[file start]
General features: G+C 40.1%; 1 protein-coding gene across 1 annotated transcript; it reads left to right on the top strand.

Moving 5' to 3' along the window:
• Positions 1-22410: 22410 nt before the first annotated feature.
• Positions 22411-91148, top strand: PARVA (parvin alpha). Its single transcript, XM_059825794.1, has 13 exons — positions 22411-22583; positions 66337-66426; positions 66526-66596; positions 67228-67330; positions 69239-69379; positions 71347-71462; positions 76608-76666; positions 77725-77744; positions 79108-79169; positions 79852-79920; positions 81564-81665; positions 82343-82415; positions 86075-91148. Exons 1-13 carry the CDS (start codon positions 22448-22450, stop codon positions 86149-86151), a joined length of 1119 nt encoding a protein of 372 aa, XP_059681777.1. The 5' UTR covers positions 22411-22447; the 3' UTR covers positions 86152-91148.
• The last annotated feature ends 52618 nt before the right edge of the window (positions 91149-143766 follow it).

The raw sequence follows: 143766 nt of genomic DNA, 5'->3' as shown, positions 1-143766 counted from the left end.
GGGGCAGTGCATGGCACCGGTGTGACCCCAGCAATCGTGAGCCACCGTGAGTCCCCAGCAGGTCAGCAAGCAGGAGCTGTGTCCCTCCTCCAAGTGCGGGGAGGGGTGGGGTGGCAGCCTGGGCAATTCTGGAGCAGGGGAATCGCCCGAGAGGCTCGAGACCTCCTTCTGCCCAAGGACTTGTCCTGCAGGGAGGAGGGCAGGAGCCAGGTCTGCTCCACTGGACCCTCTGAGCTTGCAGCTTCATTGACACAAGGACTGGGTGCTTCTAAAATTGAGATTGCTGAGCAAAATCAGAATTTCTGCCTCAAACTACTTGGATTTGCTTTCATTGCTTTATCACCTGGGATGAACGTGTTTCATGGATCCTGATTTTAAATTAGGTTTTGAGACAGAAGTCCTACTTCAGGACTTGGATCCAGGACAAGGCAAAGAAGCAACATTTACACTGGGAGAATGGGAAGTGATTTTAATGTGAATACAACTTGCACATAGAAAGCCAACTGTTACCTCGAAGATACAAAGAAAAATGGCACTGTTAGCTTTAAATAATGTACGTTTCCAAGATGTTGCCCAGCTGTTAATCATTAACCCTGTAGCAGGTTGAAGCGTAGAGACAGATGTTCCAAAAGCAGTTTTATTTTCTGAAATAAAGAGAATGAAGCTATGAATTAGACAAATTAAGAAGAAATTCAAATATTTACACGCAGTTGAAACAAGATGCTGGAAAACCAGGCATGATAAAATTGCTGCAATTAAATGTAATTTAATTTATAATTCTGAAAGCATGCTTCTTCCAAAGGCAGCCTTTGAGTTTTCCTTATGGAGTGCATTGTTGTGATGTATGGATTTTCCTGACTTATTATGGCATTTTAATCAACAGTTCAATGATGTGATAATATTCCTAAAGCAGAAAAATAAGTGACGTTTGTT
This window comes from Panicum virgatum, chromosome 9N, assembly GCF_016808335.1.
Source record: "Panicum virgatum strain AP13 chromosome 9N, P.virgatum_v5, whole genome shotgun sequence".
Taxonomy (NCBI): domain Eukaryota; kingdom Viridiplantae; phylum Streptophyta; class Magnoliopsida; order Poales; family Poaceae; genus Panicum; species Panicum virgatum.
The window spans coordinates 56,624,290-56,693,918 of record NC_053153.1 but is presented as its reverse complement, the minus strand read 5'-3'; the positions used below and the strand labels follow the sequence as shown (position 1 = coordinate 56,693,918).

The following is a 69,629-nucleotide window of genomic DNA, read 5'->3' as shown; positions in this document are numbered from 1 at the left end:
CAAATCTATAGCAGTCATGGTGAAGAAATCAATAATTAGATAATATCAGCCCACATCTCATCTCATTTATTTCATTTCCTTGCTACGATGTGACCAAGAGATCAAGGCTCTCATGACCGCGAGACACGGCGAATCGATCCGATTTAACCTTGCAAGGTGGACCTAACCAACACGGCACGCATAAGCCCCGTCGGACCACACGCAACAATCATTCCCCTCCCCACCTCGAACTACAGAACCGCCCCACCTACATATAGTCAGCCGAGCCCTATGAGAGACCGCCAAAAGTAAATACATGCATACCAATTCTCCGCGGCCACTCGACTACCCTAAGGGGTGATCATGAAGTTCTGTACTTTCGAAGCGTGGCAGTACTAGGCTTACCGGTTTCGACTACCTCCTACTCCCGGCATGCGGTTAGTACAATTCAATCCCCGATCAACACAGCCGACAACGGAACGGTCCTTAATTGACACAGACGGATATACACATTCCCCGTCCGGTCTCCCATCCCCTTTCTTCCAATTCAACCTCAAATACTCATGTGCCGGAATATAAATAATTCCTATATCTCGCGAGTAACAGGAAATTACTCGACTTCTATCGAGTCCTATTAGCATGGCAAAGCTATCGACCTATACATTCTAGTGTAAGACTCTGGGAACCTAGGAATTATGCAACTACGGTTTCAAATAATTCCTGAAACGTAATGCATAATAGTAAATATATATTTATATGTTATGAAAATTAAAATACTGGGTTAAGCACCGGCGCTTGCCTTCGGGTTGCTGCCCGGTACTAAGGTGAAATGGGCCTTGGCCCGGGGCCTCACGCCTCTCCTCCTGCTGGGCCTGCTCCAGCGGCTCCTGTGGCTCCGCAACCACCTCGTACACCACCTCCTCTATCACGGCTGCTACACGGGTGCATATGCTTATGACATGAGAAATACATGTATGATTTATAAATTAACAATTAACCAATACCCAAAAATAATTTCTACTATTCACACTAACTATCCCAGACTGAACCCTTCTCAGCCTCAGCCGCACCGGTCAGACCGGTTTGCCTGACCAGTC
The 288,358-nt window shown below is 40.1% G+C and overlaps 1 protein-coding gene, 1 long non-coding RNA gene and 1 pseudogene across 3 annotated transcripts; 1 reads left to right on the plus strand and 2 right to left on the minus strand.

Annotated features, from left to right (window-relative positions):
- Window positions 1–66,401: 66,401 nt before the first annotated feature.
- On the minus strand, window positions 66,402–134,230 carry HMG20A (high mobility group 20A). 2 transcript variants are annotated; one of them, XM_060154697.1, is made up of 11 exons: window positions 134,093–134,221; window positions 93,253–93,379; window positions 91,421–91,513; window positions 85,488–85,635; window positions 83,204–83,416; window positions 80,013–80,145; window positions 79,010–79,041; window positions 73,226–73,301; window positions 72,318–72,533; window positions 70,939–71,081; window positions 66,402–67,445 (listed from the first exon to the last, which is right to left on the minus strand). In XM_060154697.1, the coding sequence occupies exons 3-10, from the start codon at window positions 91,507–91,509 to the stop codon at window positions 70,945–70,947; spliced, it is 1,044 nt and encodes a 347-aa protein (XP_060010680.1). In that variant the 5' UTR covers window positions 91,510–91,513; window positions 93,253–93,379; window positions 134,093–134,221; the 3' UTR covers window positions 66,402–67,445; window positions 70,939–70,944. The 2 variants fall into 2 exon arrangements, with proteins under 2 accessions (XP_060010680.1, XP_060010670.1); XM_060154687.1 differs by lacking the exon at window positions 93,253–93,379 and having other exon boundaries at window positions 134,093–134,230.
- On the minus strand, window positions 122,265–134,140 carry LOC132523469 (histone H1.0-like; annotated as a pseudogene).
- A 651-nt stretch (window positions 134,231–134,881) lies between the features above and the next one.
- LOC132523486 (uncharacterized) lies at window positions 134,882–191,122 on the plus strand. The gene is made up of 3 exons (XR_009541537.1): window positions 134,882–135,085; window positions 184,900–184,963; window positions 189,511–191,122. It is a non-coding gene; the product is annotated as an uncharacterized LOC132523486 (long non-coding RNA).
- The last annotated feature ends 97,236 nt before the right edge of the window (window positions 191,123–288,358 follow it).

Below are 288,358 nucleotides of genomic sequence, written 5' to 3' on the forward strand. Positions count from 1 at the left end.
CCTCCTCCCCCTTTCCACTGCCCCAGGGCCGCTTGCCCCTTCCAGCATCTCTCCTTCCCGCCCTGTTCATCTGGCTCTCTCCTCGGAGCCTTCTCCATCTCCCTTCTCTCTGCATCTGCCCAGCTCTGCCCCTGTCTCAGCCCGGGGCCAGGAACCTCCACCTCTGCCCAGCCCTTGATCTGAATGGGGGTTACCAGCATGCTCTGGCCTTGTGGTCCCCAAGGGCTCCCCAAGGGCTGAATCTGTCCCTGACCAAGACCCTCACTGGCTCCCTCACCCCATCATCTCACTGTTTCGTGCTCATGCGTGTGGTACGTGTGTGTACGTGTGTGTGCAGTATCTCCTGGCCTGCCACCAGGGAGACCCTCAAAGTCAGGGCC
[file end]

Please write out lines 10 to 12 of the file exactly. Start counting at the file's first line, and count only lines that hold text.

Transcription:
Taxonomy (NCBI): domain Eukaryota; kingdom Viridiplantae; phylum Streptophyta; class Magnoliopsida; order Poales; family Poaceae; genus Panicum; species Panicum virgatum.
The window spans coordinates 56,624,290-56,693,918 of record NC_053153.1 but is presented as its reverse complement, the minus strand read 5'-3'; the positions used below and the strand labels follow the sequence as shown (position 1 = coordinate 56,693,918).

The following is a 69,629-nucleotide window of genomic DNA, read 5'->3' as shown; positions in this document are numbered from 1 at the left end: